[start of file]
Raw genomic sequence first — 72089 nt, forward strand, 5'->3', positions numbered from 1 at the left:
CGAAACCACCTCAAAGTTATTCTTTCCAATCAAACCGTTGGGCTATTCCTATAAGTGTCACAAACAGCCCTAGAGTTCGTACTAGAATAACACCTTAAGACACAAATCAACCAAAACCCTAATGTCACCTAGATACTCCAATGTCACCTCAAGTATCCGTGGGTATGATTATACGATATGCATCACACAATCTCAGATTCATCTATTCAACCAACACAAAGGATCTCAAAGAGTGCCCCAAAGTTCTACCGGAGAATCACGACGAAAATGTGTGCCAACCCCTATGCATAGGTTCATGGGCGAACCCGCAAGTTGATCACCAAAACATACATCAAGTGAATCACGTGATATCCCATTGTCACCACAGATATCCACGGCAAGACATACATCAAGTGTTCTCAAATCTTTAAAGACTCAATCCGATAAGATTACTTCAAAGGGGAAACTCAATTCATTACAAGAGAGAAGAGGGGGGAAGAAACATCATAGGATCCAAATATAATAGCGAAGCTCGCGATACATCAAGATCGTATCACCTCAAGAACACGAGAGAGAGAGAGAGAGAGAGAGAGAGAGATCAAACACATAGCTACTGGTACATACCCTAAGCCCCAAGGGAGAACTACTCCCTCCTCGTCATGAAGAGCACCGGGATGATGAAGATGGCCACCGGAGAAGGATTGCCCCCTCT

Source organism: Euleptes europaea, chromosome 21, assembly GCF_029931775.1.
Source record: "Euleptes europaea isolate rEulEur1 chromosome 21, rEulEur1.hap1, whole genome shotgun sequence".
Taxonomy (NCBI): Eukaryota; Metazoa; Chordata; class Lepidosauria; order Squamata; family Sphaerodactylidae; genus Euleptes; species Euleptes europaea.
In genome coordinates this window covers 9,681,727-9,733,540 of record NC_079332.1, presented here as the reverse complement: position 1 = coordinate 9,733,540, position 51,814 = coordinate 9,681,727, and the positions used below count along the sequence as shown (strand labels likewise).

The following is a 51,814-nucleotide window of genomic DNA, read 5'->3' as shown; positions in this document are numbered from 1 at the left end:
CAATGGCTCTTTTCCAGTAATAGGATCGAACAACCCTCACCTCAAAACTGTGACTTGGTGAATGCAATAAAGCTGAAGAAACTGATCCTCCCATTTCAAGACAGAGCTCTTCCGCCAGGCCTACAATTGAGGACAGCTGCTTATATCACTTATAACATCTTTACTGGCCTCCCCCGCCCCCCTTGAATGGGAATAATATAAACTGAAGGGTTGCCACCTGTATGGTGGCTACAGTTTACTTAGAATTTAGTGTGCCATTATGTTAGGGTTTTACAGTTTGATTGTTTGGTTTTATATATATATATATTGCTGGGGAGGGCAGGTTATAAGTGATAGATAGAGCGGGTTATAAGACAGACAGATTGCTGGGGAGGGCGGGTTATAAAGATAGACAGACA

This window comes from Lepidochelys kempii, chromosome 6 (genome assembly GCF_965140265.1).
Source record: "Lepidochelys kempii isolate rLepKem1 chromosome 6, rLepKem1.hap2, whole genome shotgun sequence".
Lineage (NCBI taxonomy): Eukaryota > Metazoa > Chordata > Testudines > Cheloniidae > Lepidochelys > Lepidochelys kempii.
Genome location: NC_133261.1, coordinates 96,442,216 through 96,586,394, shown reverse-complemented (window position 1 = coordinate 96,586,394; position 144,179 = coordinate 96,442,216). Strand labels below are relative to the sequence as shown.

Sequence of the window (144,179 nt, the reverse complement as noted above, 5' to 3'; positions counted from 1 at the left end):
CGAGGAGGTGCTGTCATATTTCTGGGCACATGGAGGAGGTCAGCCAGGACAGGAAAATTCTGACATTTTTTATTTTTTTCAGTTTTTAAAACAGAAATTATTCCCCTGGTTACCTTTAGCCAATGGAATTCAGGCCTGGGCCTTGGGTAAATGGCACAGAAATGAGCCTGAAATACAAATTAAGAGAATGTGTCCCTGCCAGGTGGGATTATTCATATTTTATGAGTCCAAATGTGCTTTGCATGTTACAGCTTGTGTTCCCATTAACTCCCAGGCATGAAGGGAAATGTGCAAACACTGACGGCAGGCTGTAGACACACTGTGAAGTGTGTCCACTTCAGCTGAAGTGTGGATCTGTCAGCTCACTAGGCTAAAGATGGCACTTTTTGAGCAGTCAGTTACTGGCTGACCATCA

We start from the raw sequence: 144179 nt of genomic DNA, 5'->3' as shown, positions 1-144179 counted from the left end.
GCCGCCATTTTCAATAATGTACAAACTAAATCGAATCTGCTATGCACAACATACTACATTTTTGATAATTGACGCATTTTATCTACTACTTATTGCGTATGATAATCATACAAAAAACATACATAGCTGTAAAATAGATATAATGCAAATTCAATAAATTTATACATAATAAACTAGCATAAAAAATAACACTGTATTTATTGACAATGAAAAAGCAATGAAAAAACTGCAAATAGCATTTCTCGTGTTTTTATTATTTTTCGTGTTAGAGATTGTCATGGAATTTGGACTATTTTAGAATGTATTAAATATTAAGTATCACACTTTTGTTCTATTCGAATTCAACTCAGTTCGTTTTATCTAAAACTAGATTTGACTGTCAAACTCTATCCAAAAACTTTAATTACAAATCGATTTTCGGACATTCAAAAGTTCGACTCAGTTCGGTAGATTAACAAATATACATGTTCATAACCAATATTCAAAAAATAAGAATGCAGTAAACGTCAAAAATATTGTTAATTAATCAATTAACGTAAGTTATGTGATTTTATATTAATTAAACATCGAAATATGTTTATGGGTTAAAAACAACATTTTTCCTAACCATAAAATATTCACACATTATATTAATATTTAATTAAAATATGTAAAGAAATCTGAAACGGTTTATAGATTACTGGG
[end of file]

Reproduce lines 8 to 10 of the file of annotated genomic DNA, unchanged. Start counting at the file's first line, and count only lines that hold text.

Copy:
CAATGGCTCTTTTCCAGTAATAGGATCGAACAACCCTCACCTCAAAACTGTGACTTGGTGAATGCAATAAAGCTGAAGAAACTGATCCTCCCATTTCAAGACAGAGCTCTTCCGCCAGGCCTACAATTGAGGACAGCTGCTTATATCACTTATAACATCTTTACTGGCCTCCCCCGCCCCCCTTGAATGGGAATAATATAAACTGAAGGGTTGCCACCTGTATGGTGGCTACAGTTTACTTAGAATTTAGTGTGCCATTATGTTAGGGTTTTACAGTTTGATTGTTTGGTTTTATATATATATATATTGCTGGGGAGGGCAGGTTATAAGTGATAGATAGAGCGGGTTATAAGACAGACAGATTGCTGGGGAGGGCGGGTTATAAAGATAGACAGACA

This window comes from Lepidochelys kempii, chromosome 6 (genome assembly GCF_965140265.1).
Source record: "Lepidochelys kempii isolate rLepKem1 chromosome 6, rLepKem1.hap2, whole genome shotgun sequence".